People suffering from schizophrenia are three times more likely to die, and die younger, than the general population, indicating a need for solutions to narrow this gap, new research says. Schizophrenia is a disorder that affects a person’s ability to think, feel and behave clearly. The findings showed that people who died from schizophrenia were often younger, female and rural population.
Further, despite increases in life expectancy, people with schizophrenia died eight years younger than the general population. Age at death increased from an average of 64.7 to 67.4 years of age among people with schizophrenia compared with 73.3 to 76.7 years in general population.
Circulatory Disease or cardiovasular disease that are heart conditions that include diseased vessels, structural problems and blood clots were identified as the leading cause of death among those with schizophrenia. The study showed that people with schizophrenia have not benefited from reductions in cardiovascular deaths seen in the general population.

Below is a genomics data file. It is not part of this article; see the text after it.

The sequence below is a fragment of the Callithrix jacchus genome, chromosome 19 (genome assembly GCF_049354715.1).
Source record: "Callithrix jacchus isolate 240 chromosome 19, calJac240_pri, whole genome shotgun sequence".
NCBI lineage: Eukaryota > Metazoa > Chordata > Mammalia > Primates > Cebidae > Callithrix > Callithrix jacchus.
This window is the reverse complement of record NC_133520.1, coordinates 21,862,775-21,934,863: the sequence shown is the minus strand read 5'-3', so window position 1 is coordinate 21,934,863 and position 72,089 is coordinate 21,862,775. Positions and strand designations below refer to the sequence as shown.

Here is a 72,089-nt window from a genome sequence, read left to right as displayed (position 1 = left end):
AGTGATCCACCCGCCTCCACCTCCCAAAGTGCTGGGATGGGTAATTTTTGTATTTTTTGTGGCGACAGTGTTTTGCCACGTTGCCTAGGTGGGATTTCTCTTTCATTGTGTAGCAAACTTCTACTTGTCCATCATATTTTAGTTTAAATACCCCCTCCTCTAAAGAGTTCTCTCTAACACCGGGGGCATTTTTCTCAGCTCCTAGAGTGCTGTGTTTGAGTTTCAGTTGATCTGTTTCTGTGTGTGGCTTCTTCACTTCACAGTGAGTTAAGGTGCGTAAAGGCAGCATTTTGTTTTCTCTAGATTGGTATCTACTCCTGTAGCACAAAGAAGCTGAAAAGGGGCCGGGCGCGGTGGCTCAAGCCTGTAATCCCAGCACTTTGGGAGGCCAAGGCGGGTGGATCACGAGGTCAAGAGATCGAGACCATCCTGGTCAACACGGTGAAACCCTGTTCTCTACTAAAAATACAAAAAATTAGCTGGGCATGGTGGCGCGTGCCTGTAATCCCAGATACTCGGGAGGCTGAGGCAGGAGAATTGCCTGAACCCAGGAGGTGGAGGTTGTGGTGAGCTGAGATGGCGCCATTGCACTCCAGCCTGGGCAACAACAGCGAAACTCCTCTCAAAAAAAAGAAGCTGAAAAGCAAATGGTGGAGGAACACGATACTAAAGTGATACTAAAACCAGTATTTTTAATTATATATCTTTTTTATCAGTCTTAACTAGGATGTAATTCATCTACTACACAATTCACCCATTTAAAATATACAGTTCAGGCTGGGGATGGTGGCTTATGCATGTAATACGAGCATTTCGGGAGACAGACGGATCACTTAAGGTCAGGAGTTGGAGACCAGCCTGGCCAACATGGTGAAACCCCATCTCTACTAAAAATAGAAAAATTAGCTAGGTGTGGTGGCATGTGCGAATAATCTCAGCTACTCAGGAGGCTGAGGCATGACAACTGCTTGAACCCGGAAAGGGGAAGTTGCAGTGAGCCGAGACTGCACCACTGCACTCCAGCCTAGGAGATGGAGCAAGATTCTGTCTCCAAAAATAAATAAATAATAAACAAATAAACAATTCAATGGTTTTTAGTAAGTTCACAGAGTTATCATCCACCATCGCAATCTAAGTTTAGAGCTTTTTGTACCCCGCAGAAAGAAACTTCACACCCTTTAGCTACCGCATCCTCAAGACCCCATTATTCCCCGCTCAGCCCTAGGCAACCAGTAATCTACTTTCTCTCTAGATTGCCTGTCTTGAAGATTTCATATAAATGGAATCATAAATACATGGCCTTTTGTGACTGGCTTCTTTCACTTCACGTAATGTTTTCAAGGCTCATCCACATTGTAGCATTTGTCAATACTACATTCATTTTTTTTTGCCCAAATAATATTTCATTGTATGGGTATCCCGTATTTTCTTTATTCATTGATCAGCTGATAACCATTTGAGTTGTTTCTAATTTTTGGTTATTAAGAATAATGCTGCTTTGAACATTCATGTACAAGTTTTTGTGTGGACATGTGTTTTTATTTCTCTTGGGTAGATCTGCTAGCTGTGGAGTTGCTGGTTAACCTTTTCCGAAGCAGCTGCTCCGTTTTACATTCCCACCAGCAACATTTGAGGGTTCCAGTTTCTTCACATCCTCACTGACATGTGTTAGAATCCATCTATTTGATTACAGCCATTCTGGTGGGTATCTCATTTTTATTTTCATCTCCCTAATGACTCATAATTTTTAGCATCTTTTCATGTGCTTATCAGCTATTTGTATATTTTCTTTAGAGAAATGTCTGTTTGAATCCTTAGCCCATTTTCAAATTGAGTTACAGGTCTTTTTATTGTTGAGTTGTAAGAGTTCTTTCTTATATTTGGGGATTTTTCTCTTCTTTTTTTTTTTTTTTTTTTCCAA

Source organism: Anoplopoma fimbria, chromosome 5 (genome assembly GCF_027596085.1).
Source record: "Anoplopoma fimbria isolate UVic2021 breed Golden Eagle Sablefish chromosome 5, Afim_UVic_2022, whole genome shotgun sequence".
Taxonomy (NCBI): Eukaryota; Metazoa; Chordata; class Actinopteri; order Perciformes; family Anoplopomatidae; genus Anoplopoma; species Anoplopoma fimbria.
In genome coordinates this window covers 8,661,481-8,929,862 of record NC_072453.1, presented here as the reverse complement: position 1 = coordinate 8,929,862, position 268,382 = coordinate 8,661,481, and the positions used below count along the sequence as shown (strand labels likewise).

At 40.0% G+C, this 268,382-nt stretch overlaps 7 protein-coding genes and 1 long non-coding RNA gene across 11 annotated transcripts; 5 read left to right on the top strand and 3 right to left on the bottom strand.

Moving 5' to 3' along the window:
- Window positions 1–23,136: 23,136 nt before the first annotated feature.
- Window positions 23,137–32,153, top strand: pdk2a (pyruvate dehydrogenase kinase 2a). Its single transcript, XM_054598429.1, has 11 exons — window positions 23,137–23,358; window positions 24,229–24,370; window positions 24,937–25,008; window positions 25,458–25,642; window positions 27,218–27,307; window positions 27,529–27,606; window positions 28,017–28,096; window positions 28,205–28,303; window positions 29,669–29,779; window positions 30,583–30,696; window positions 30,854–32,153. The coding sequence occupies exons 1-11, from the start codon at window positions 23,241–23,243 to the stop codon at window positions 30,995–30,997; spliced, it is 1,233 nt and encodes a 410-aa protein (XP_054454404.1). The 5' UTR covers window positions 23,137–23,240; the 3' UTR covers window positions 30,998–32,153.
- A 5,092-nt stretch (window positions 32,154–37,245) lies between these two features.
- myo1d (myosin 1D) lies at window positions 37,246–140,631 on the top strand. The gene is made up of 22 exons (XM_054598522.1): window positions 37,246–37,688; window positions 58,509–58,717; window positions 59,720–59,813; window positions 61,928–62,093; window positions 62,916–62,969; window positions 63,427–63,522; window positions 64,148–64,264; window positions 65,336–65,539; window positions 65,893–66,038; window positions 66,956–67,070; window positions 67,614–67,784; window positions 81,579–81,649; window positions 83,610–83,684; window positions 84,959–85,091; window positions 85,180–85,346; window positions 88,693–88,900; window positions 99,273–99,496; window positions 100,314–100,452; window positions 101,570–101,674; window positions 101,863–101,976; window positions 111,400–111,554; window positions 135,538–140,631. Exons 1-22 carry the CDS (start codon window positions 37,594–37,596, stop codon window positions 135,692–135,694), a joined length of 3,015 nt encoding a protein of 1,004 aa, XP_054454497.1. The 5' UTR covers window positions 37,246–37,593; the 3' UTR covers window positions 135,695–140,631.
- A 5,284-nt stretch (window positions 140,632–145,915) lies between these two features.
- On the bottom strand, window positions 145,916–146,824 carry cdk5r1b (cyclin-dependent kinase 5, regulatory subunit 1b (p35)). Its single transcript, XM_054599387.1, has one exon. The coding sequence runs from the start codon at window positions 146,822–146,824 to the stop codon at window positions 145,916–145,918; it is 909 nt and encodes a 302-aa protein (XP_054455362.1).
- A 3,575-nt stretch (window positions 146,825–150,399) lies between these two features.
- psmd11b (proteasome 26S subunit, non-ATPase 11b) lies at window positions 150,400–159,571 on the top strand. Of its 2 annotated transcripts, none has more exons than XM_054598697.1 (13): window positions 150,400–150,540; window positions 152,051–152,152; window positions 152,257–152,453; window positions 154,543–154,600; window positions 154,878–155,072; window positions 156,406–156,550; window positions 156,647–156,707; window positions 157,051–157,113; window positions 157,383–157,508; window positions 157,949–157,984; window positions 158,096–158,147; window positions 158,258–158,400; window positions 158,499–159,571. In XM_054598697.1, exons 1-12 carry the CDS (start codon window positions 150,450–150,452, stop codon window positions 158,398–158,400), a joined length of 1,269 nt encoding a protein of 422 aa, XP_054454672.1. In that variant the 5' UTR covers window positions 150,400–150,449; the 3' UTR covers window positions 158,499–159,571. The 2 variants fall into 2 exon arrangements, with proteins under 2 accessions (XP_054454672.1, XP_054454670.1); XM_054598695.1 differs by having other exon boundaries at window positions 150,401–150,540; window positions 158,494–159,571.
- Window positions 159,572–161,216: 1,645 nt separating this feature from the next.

“The study points to an equity issue that individuals with schizophrenia are not benefiting from public health and health care interventions to the same degree as individuals without schizophrenia,” said Paul Kurdyak, Centre for Addiction and Mental Health and the Institute for Clinical Evaluative Sciences in Ontario, Canada.
“More effort is required to reduce the considerable disparity in both mortality and illness burden in schizophrenic patients,” Kurdyak added. For the study, published in the Journal CMAJ, the team looked at all deaths in Ontario over a 20-year period — more than 1.6 million deaths — to understand trends in schizophrenia and others.
While death from all causes decreased 35 per cent in parallel in both groups, the mortality rate, however, was three-fold higher among people with schizophrenia. Access to health care and lifestyle, such as higher rates of smoking, alcohol consumption, poor diets and lack of exercise may also explain the higher mortality risk for people with schizophrenia.